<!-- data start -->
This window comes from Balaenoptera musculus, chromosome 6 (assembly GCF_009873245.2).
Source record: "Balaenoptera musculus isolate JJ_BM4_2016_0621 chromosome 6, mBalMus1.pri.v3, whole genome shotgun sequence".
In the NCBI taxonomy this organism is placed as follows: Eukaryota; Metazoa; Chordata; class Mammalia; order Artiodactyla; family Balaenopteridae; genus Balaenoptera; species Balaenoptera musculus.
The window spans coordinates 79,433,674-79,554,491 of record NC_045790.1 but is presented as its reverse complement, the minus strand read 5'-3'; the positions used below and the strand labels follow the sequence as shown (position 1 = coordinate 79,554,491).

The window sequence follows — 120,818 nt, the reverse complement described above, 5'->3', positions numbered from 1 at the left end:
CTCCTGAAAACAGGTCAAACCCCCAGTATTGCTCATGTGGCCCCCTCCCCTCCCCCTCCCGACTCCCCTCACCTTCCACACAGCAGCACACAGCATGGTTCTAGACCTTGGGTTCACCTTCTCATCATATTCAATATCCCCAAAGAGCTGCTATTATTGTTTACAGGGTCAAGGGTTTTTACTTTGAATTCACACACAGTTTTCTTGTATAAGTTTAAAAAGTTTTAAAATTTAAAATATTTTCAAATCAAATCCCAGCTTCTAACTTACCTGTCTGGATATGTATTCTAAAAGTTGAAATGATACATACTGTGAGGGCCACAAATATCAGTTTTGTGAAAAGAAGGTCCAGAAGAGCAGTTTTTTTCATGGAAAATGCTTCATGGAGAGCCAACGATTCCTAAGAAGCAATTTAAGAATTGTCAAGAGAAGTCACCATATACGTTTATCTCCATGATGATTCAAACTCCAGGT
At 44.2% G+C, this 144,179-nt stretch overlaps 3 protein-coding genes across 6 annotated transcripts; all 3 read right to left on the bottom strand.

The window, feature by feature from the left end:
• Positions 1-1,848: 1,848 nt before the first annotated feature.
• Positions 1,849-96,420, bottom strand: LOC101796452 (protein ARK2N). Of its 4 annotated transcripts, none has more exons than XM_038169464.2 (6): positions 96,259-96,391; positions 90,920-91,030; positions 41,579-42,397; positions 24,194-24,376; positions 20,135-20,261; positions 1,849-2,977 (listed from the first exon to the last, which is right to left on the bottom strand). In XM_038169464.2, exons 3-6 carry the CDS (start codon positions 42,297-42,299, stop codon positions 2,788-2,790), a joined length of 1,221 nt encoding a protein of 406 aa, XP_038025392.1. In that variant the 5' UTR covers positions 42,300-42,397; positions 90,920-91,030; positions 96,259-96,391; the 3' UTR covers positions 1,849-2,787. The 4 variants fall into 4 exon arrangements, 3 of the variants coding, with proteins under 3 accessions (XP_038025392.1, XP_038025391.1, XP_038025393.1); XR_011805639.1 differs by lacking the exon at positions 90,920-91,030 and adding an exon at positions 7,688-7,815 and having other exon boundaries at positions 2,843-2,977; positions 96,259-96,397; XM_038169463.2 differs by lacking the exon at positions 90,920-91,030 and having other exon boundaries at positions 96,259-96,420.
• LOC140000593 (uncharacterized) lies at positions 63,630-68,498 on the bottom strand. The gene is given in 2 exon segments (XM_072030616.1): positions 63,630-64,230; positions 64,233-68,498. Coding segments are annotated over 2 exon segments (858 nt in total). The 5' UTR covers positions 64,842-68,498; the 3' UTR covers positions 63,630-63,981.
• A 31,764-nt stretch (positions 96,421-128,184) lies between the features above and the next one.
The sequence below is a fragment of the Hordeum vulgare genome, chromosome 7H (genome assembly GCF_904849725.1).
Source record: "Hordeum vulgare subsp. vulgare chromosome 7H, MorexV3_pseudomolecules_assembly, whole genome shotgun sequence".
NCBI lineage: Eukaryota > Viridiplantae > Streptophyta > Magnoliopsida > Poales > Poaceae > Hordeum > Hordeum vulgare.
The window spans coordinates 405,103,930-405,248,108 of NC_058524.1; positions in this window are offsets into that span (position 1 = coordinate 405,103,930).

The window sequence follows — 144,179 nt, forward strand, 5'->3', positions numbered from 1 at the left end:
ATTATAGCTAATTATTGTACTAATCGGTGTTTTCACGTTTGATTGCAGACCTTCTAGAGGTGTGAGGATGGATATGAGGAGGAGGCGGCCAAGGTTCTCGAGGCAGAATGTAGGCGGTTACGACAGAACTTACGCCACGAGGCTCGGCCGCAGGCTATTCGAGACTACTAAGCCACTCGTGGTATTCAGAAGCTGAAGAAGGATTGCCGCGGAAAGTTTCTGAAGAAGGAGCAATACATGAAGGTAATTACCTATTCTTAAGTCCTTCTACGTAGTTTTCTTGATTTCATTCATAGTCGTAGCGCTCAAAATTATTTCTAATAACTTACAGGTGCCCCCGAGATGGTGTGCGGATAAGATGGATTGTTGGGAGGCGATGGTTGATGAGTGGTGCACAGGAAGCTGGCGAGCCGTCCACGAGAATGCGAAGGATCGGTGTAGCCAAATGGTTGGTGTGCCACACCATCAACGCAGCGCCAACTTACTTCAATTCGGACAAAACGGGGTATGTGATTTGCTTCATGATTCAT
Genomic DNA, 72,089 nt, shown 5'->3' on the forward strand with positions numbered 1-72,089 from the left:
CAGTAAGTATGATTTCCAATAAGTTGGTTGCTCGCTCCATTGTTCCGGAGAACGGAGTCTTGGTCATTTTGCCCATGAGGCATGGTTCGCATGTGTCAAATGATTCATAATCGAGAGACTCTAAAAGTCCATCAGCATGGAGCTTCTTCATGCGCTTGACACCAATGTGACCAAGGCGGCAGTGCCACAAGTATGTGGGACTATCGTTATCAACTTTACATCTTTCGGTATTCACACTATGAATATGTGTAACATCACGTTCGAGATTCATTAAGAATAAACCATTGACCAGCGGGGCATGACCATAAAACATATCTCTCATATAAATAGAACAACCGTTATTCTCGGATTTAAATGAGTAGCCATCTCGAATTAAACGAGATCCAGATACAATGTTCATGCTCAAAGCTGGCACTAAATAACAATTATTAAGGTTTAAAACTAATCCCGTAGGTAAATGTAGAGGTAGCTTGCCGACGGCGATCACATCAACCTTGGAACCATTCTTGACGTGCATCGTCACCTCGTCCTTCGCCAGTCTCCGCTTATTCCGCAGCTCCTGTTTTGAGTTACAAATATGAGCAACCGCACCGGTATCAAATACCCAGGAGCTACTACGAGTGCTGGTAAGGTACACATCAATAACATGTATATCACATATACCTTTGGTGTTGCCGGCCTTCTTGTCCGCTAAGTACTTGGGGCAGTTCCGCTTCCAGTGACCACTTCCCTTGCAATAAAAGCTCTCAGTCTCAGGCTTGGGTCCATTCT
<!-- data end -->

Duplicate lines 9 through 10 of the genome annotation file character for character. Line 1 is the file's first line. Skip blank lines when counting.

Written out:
• Positions 1-1,848: 1,848 nt before the first annotated feature.
• Positions 1,849-96,420, bottom strand: LOC101796452 (protein ARK2N). Of its 4 annotated transcripts, none has more exons than XM_038169464.2 (6): positions 96,259-96,391; positions 90,920-91,030; positions 41,579-42,397; positions 24,194-24,376; positions 20,135-20,261; positions 1,849-2,977 (listed from the first exon to the last, which is right to left on the bottom strand). In XM_038169464.2, exons 3-6 carry the CDS (start codon positions 42,297-42,299, stop codon positions 2,788-2,790), a joined length of 1,221 nt encoding a protein of 406 aa, XP_038025392.1. In that variant the 5' UTR covers positions 42,300-42,397; positions 90,920-91,030; positions 96,259-96,391; the 3' UTR covers positions 1,849-2,787. The 4 variants fall into 4 exon arrangements, 3 of the variants coding, with proteins under 3 accessions (XP_038025392.1, XP_038025391.1, XP_038025393.1); XR_011805639.1 differs by lacking the exon at positions 90,920-91,030 and adding an exon at positions 7,688-7,815 and having other exon boundaries at positions 2,843-2,977; positions 96,259-96,397; XM_038169463.2 differs by lacking the exon at positions 90,920-91,030 and having other exon boundaries at positions 96,259-96,420.